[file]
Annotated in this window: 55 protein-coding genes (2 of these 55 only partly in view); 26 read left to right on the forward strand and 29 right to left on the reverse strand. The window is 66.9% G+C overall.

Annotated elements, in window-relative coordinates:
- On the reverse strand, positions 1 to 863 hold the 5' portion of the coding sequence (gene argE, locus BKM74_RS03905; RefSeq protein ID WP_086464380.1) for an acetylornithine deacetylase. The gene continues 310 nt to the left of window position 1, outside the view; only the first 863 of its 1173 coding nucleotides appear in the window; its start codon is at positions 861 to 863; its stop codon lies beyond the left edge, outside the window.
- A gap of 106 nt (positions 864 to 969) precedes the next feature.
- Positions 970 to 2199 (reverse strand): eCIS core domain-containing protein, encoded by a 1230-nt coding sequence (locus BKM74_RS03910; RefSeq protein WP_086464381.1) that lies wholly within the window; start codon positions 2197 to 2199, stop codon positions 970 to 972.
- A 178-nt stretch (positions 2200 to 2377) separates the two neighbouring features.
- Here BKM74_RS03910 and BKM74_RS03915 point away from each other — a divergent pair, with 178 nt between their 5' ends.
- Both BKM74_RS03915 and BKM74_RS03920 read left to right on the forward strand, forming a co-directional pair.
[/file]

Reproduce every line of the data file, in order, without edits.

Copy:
Annotated in this window: 55 protein-coding genes (2 of these 55 only partly in view); 26 read left to right on the forward strand and 29 right to left on the reverse strand. The window is 66.9% G+C overall.

Annotated elements, in window-relative coordinates:
- On the reverse strand, positions 1 to 863 hold the 5' portion of the coding sequence (gene argE, locus BKM74_RS03905; RefSeq protein ID WP_086464380.1) for an acetylornithine deacetylase. The gene continues 310 nt to the left of window position 1, outside the view; only the first 863 of its 1173 coding nucleotides appear in the window; its start codon is at positions 861 to 863; its stop codon lies beyond the left edge, outside the window.
- A gap of 106 nt (positions 864 to 969) precedes the next feature.
- Positions 970 to 2199 (reverse strand): eCIS core domain-containing protein, encoded by a 1230-nt coding sequence (locus BKM74_RS03910; RefSeq protein WP_086464381.1) that lies wholly within the window; start codon positions 2197 to 2199, stop codon positions 970 to 972.
- A 178-nt stretch (positions 2200 to 2377) separates the two neighbouring features.
- Here BKM74_RS03910 and BKM74_RS03915 point away from each other — a divergent pair, with 178 nt between their 5' ends.
- Both BKM74_RS03915 and BKM74_RS03920 read left to right on the forward strand, forming a co-directional pair.